What a week it has been. When we signed off last week, here's what we didn't know -- that president trump had paid just $750 in income tax in 2016 and 2017. On the hook now for several hundred million dollars in debt come due in a second term. Tuesday's debate would be widely labeled the worst presidential debate ever with president trump bearing most of the blame. That the rose garden ceremony celebrating judge Amy coney Barrett's nomination to the supreme court would turn out to be a super spreader for the coronavirus. As we come on the air this morning, at least eight of the attendees have tested positive for covid including, of course, first lady Melania trump and the president of the United States. And with president trump now being treated at Walter reed, the country is now facing a cascade of crises in a chaotic year. A personal health crisis for the president. Compounded by a credibility crisis for his white house during a public health crisis that has cost more than 209,000 Americans their lives. All with one month to go in a presidential election unlike any we've seen before. We're going to try to make sense of it all this morning starting with our team of correspondents. John Karl is at Walter reed. The repetition of falsehoods, it the refusal to give straight answers has been a hallmark at the trump white house. It reached something of a peak yesterday. Reporter: On one hand, it was a welcome development to see the white house doctor come out and brief reporters. But it was, frankly, maddening to see the medical team refuse to answer so many questions and to be spinning as if this were just another political briefing. Dr. Conley refused to answer basic questions such as how high is the president's temperature, he would not say. Has the president been on supplemental oxygen? As you saw, he wouldn't say. We later learned that, in fact, on Friday, the president was on oxygen. Dr. Conley also bent over backwards to try to put a positive spin on things saying that the president had been fever free for 24 hours, that he, quote, is doing great. But minutes after that briefing ended yesterday, a person described as somebody familiar with the president's health briefed the press pool here and said, quote, the president's vitals over last 24 hours were very concerning, and the next 48 hours will be critical in terms of his care. We are still not on a clear path to a full recovery. That starkly different assessment, multiple news organizations identified the person as none other than chief of staff mark meadows. Overnight, we learned that yet another person close to the president has tested positive for coronavirus. Nick Luna, the president's personal aide. Somebody who travels with him virtually everywhere he goes. He has been tested positive for coronavirus. Perhaps the most reliable information throughout all of this actually came from the president himself with a four-minute video that he posted to Twitter yesterday. And George, I've got to say, the president looked good for somebody going through all that he is going through right now. Okay. Let me bring in Martha Raddatz. We saw the military doctors behind commander Sean Conley yesterday. No doubt they are giving professional care. They also seem to be used as political props. Reporter: They absolutely are, George. And these are medical doctors. They should not be spin doctors. Navy officers, not political appointees. So you saw Dr. Conley and the others come out there and give that briefing with very little information. Kind of cute in ways saying he wasn't on oxygen today. That should not be happening. This is a prestigious position. They may not have training for anything like this, this urgent care of the president of the United States, but they have to stick to the facts. They are not, again, spin doctors. I've traveled all over the world, I've been to North Korea, remember last may when people thought Kim Jong-un might be dead, it's because people absolutely didn't believe the information they were getting. That happens in North Korea. It should not happen here. So Dr. Jen Ashton, let's cut through the spin and focus on what the doctors are doing for the president. Let's talk about that rather than what everybody is saying. What are the various treatments they've been giving the president, the hospitalization, the regeneron, the remdesivir, tell you about the course of treatment and potentially the president's Well, the big-picture view from the clinical treatment aspect is that the president is getting early and aggressive treatment for what has heretofore been described as mild covid-19 disease. He's being treated with both an immunotherapy, that antibody cocktail, by regeneron, which is under compassionate use authorization. And then anti-viral therapy, remdesivir, which pretty much is the standard of care now in hospitalized patients. Both of which given very early in the course of disease indicating his medical team not taking any chances that this disease will or could progress, doing as much as they can. Obviously in medicine there are no guarantees regardless of how aggressive the treatment is. In terms of predictions here, George, I want to emphasize and be crystal clear, in medicine, you evaluate a patient hour by hour, day by day. We avoid at all costs making long-term prognosis, especially in a situation like this with a virus so new, so variable, so mysterious that has shown us time after time it can be unpredictable. Right. And the general question for a lot of people, as you look at the cases, you have first the attack of the virus, and then the immune system response which is why everybody's concerned about that seven to ten-day period. Right. Seven to ten days. Let's be clear, it's not 48 hours, seven to ten days, and then at the mysteriously 11-day mark someone's miraculously in the clear. You know, again, that's why we take things hour by hour and day by day. A lot of people asking about steroids here. That typically is not given early in the course of disease because that can actually worsen outcomes. But they are going to be on the lookout for complications of covid like clotting disorders anywhere in the body, they're going to be monitoring kidney and liver function which can be affected by these medications and by covid itself. And then they'll be keeping a close eye for that secondary immune phase that can be so dangerous. Mary Bruce is covering the campaigns. No one knows for sure yet what it will mean for the outcome. We know it's has had an immediate effect on the campaigning. Reporter: And on both campaigns, George. We have seen the president's campaign trying to maintain events. Without the president, much of this campaign has come to a screeching hat. While Joe Biden is still going full steam ahead, we have seen him out there still keeping up his campaign events. He is having to tweak his messaging. We have seen him tempering his usually sharp attacks against the president. He's taken down much of his negative campaign ads. And he is, though, continuing to argue, of course, that this is a very severe virus, that he is the best leader who can tackle this. But he is in a tough position here. Joe Biden has made this campaign a referendum on the president's handling of this pandemic. He has argued for months that the president doesn't take it seriously. So it's hard to make that message while also being respectful of the president's diagnosis as he makes these overarching calls for unity. And of course, George, there are so many questions about what comes next with these debates. The next faceoff is set for just about ten days from now on the 15th. Right now, it is very hard to see how that still goes on as planned. You're also our senior congressional correspondent. This could have a huge impact on the confirmation battle for judge Amy coney Barrett to the supreme court. Three Republican senators, Mary, have tested positive for covid. Three Republican senators and two of them, senators Lee and Tillis, are on the critical judiciary committee. We saw them there at the celebrations at the white house for Amy coney Barrett's nomination. If they remain sidelined, it could effectively jeopardize and prevent Amy coney Barrett from being confirmed. Republicans have no room for error here. Mitch Mcconnell is very well aware of that. He has said that covid is the biggest threat to this confirmation. Now right now they are planning to go ahead with these hearings. Lindsey graham, the chairman of the committee, is adamant about that. Even if it means they have to break senate norms and do much of this virtually, Democrats, of course, who have been eager to try and slow down this process are calling for everyone to hit the pause button here. And John Karl, right now at least, the senate does not have the votes to confirm the justice. You have to vote in person in the senate. Reporter: That's right. There is no remote voting in the senate. There is no proxy voting. As you know, you already have two senators who said they would not go along with the confirmation on the Republican side. Ard add -- add three that can't be there because of self-isolating. The bottom line is Mitch Mcconnell at least at this moment does not have the votes to get Amy coney Barrett confirmed. He has to hope that those three senators recover and that no more senators, no more Republican senators come down with covid-19. And finally, Martha Raddatz, I wonder about the lingering impact of the country seeing marine one heading toward Walter reed. That was such a moment, George. And we, of course, talked about that together when that happened. The country is going to remember that. And it's great to see that the president looked so good in that video. But as Jen Ashton said, we don't know what happens next. We don't know when we'll see that helicopter bring president trump back. Of course, he does not want to look weak. That's part of this campaign, as well. That's part of who Donald Trump is. He wants to look strong and macho. This is very difficult for him. This is very difficult for the country and for his supporters to see, as well.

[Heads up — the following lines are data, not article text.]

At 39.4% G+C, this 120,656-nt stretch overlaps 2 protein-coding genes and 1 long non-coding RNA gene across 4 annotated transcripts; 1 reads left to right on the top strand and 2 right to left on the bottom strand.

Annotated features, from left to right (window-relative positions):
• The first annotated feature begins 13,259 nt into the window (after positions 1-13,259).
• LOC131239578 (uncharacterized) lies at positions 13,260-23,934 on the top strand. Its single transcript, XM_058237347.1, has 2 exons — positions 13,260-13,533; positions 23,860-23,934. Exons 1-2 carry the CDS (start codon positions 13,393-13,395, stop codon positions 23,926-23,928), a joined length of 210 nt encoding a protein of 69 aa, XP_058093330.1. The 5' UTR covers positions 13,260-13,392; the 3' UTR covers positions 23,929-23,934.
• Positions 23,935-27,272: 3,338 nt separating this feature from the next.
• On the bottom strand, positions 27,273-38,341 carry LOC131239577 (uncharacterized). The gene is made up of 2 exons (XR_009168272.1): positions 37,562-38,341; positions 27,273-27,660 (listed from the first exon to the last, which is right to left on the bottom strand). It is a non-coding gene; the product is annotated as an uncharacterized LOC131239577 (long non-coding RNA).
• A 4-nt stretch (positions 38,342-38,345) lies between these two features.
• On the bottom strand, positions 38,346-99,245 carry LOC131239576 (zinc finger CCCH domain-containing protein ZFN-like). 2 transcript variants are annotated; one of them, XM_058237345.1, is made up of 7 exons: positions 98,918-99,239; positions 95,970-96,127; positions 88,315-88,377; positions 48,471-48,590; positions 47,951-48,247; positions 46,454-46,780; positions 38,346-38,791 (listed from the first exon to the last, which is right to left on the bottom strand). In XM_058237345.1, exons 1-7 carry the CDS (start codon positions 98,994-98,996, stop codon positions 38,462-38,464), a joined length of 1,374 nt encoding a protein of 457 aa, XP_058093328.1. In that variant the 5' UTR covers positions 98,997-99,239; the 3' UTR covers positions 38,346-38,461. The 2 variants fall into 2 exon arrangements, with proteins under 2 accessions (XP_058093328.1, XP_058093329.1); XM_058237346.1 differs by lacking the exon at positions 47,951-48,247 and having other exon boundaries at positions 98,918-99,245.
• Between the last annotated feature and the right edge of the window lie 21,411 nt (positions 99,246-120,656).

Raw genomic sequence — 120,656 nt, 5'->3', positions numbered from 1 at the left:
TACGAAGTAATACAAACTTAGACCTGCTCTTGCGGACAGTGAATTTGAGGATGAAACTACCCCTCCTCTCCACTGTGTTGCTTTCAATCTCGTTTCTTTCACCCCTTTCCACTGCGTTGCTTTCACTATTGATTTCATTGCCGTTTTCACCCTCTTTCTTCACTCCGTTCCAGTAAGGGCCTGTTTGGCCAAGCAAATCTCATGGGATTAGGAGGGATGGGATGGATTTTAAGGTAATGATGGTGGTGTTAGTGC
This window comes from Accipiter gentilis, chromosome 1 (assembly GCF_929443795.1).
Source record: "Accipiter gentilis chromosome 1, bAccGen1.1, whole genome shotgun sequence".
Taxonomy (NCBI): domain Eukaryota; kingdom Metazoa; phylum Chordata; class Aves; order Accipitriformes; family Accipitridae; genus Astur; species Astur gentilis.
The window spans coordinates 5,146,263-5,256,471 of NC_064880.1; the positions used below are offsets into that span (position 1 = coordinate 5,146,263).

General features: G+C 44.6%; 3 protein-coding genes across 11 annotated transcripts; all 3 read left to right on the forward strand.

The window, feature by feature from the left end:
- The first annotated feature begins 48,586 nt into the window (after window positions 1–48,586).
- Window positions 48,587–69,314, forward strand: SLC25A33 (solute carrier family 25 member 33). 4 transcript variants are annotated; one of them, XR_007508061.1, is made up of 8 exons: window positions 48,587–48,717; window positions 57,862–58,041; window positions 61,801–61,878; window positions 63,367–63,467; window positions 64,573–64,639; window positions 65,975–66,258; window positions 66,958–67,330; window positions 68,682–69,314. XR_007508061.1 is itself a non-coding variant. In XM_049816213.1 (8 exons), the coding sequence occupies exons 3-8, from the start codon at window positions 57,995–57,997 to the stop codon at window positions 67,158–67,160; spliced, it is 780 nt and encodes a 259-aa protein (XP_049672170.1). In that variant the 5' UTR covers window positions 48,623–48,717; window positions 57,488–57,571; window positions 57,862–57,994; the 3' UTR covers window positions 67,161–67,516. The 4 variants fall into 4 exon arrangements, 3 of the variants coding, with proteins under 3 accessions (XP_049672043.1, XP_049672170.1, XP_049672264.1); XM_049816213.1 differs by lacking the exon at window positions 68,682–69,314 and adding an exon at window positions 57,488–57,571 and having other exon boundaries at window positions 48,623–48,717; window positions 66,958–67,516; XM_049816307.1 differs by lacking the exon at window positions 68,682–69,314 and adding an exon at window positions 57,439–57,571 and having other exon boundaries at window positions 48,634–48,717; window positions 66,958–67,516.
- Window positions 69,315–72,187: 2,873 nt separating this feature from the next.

This transcript has been automatically generated and may not be 100% accurate.